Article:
ST. PETERSBURG, FLA. — Recent Internal Revenue Service life settlement revenue rulings, the new employer-owned life insurance notice and consent provisions, and increased IRS interest in life insurance took top billing here at the Advanced Sales Forum general session.

LIMRA International, Windsor, Conn., kicked off the 3-day event here Wednesday/

Stephan Leimberg, chief executive officer of Leimberg Information Services Inc., Bryn Mawr, Pa., and Thomas Commito, director of sales concepts at Lincoln Financial Distributors, Hartford, led a session — “What’s Hot…What’s Not” – that explored developments affecting life insurance, annuities, and estate and tax planning.

“When Tom [Commito] and I started doing these lectures more than 15 years ago, we had to scramble to find cases and rulings to talk about,” Leimberg said. “The IRS didn’t know anything about insurance. Now the IRS has gotten very sophisticated. It’s amazing how much the Service knows now that it didn’t know before.”

That knowledge, he added, is reflected in part in two revenue rulings–2009-13 and 2009-14–that featured prominently during the kick-off general session.

Revenue Ruling 2009-13 addresses the tax consequences of the surrender or sale of a policy to a person who lacks an insurable interest in the contract. The panelists talked about how 2009-13 applies to the surrender of a life insurance policy for its cash surrender value; the sale of a cash value policy to a life settlement company; and the sale of a term life policy to a life settlement company.

The ruling has proved “contentious,” the panelists said, because of the lack of guidance as to calculate the cost of insurance when determining the amount of ordinary or capital gain resulting from one of the three transactions. When the transaction involves a sale to a life settlement company, for example, the COI is used to determine a policy’s “adjusted basis,” which in turn is subtracted from the policy’s sale price (or amount realized) to arrive at the gain. In this case, the gain is part ordinary income and part capital gain.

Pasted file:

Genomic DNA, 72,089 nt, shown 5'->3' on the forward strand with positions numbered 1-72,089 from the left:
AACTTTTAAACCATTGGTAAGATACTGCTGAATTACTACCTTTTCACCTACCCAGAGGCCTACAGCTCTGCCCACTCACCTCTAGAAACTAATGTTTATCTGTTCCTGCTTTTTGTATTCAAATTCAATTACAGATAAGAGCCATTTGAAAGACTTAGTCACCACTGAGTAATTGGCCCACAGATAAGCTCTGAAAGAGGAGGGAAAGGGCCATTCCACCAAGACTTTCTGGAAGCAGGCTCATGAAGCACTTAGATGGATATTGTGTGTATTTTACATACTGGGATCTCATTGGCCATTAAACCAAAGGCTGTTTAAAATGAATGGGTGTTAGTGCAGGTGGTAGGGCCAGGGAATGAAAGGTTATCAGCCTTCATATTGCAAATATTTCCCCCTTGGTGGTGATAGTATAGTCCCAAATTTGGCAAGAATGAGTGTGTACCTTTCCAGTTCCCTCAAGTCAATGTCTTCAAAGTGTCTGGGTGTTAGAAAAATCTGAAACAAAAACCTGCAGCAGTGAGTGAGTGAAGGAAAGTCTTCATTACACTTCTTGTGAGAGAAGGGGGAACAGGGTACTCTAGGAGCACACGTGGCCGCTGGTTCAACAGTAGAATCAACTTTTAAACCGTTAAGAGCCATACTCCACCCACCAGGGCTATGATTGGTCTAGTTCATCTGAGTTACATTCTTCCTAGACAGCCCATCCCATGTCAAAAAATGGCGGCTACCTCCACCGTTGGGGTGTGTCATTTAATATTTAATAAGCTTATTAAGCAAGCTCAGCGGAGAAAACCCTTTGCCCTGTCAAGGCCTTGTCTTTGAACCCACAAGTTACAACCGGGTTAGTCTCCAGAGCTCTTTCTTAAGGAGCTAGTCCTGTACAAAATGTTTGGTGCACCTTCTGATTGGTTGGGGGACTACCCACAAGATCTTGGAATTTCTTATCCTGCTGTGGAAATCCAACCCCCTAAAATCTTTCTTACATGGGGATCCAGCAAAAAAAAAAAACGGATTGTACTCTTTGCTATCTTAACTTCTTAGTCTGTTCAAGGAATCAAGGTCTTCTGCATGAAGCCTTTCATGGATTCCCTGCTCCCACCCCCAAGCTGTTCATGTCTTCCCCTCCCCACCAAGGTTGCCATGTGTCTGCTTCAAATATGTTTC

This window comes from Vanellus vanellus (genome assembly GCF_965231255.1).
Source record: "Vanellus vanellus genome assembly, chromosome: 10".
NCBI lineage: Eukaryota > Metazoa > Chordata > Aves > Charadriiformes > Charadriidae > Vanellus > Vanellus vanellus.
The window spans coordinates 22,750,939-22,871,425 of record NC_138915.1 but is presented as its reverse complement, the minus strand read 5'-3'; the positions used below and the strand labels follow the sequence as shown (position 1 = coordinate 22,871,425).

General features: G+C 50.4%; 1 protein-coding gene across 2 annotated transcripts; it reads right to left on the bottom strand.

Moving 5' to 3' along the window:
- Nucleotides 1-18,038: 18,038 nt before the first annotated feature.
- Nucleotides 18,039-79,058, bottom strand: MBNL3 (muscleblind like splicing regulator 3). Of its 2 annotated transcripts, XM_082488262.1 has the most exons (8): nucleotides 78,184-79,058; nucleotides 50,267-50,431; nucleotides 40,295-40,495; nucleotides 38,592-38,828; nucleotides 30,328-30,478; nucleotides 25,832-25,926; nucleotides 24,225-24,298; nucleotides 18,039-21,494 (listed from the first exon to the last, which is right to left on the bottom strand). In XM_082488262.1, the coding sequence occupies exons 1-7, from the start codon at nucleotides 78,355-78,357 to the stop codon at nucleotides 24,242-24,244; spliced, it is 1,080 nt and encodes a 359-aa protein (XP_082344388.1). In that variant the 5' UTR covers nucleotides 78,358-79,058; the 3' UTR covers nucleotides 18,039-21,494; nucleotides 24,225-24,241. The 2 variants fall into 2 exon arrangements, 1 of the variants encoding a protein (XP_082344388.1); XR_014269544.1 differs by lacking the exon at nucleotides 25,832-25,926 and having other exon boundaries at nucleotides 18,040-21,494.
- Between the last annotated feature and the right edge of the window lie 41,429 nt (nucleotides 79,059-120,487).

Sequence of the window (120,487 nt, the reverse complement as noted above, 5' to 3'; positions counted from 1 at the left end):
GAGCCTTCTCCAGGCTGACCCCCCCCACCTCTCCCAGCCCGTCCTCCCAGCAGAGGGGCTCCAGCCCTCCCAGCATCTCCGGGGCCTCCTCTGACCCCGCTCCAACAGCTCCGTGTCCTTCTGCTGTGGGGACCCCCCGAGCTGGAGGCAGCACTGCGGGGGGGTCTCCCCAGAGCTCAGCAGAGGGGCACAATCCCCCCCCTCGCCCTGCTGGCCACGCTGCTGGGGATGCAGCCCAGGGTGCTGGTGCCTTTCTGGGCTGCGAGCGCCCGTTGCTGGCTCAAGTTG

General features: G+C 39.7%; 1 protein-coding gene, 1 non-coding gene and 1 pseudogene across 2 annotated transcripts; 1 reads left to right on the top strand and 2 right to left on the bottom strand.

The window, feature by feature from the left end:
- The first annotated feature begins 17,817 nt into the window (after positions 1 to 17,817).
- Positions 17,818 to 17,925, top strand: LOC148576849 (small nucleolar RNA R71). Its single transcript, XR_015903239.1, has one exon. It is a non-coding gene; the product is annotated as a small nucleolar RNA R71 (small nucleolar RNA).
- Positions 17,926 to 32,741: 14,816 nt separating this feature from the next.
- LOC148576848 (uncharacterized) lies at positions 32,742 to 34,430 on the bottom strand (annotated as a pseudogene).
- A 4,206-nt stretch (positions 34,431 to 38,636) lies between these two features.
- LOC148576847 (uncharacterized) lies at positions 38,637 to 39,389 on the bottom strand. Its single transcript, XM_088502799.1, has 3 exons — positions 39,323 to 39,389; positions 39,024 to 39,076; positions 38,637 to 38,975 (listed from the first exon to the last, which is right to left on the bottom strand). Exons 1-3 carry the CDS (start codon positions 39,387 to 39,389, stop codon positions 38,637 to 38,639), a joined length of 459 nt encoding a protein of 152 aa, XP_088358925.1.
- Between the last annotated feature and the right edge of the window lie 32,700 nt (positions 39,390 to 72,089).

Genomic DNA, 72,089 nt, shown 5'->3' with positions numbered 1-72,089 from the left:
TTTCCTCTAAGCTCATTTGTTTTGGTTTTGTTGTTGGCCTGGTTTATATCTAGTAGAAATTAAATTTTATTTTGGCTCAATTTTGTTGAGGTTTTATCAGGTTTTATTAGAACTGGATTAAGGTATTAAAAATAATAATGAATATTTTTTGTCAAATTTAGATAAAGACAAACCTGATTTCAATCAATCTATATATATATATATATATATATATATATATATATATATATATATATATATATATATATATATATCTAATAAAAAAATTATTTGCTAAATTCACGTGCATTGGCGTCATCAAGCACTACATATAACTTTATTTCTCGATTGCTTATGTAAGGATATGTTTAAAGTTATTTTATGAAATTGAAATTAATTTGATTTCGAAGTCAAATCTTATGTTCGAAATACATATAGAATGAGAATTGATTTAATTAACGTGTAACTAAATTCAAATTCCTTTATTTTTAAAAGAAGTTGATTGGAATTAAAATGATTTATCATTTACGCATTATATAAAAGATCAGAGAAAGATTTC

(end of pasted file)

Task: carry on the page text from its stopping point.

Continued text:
However determined, said Leimberg, the COI’s inclusion in the gain calculation is likely to make both legitimate life settlements and controversial stranger-initiated life insurance policies less attractive for seniors who are well advanced in age.

“The rule makes these kinds of pie-in-the-sky transactions much less appealing,” said Leimberg. “If you have to subtract the cost of insurance for an 80-year-old woman over 2 years, you’re talking about a lot of subtraction from basis. And that means the gain from a policy will be astronomical compared to what people were told when then they originally got involved in stranger-initiated transactions.

“The same conclusion applies with a legitimate life settlement,” he added. “Clearly if you have to subtract COI and you’re in your 80s, the gain is going to be much greater than was anticipated just a couple of years ago.”

A policy’s cost of insurance also factors into Revenue Ruling 2009-14, a ruling that addresses the tax implications involving a policy transferee. But in discussing the rule, the speakers directed much of their attention to a loophole that could be used to circumvent the IRS transfer-for-value rule. When invoked, the rule requires that life insurance death benefits be included in one’s gross income, thus making the death proceeds taxable.

The speakers talked about the 2009-14 tax treatment of a policy’s death benefit in the event that a life settlement company receives the proceeds upon the death of the insured by the settlement company; a life settlement company resells the policy while the insured is still alive; or a sale of the policy is effected by a foreign corporation.